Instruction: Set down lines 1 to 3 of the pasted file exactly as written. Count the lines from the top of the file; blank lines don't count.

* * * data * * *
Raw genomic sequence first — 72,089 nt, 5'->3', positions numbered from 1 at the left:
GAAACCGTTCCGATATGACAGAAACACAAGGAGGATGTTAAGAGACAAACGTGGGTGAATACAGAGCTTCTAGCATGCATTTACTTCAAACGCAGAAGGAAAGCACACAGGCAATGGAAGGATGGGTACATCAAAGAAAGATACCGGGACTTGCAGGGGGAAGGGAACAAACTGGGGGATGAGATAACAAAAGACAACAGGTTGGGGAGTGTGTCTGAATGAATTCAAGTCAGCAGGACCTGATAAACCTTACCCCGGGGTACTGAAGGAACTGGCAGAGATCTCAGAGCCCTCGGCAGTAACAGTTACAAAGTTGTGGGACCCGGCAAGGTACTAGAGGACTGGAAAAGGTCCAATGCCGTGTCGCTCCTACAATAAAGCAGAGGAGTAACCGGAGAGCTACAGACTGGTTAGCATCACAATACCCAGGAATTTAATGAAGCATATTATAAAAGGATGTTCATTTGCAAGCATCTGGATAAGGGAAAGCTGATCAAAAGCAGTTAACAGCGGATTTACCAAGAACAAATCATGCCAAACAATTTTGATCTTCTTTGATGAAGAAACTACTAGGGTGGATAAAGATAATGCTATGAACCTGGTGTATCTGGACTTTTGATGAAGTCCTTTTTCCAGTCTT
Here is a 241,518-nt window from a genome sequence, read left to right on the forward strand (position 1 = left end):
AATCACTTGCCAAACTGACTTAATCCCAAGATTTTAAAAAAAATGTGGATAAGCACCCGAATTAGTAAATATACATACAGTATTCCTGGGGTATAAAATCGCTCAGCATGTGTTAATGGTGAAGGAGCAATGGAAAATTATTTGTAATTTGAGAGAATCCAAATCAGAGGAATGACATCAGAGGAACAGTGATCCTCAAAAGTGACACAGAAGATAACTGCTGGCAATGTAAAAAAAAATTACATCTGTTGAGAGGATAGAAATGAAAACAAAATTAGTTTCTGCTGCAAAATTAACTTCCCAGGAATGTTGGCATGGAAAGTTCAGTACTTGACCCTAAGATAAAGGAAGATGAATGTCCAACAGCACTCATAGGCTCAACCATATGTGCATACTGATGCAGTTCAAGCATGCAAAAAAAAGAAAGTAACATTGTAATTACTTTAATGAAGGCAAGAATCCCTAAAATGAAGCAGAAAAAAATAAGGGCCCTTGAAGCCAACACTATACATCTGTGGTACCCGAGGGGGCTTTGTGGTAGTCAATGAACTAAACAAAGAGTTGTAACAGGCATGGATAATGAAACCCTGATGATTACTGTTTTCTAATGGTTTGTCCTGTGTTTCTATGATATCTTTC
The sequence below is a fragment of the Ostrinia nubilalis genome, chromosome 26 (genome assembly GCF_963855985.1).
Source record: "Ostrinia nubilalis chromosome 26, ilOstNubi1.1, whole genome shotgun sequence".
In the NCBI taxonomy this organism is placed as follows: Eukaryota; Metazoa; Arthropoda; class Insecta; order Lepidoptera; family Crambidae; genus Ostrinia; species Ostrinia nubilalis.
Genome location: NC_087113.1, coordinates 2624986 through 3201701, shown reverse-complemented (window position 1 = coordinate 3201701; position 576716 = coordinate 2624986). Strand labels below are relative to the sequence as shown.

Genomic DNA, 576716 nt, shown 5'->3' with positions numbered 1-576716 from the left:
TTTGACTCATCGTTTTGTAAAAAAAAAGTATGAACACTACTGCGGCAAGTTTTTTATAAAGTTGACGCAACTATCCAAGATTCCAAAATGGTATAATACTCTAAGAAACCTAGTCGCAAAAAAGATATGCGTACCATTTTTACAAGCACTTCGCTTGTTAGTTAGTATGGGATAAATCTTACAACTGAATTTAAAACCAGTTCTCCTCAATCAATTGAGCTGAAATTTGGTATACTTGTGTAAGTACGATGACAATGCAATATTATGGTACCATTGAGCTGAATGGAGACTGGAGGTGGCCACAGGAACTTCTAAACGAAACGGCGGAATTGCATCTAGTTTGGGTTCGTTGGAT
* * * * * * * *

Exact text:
Raw genomic sequence first — 72,089 nt, 5'->3', positions numbered from 1 at the left:
GAAACCGTTCCGATATGACAGAAACACAAGGAGGATGTTAAGAGACAAACGTGGGTGAATACAGAGCTTCTAGCATGCATTTACTTCAAACGCAGAAGGAAAGCACACAGGCAATGGAAGGATGGGTACATCAAAGAAAGATACCGGGACTTGCAGGGGGAAGGGAACAAACTGGGGGATGAGATAACAAAAGACAACAGGTTGGGGAGTGTGTCTGAATGAATTCAAGTCAGCAGGACCTGATAAACCTTACCCCGGGGTACTGAAGGAACTGGCAGAGATCTCAGAGCCCTCGGCAGTAACAGTTACAAAGTTGTGGGACCCGGCAAGGTACTAGAGGACTGGAAAAGGTCCAATGCCGTGTCGCTCCTACAATAAAGCAGAGGAGTAACCGGAGAGCTACAGACTGGTTAGCATCACAATACCCAGGAATTTAATGAAGCATATTATAAAAGGATGTTCATTTGCAAGCATCTGGATAAGGGAAAGCTGATCAAAAGCAGTTAACAGCGGATTTACCAAGAACAAATCATGCCAAACAATTTTGATCTTCTTTGATGAAGAAACTACTAGGGTGGATAAAGATAATGCTATGAACCTGGTGTATCTGGACTTTTGATGAAGTCCTTTTTCCAGTCTT
Here is a 241,518-nt window from a genome sequence, read left to right on the forward strand (position 1 = left end):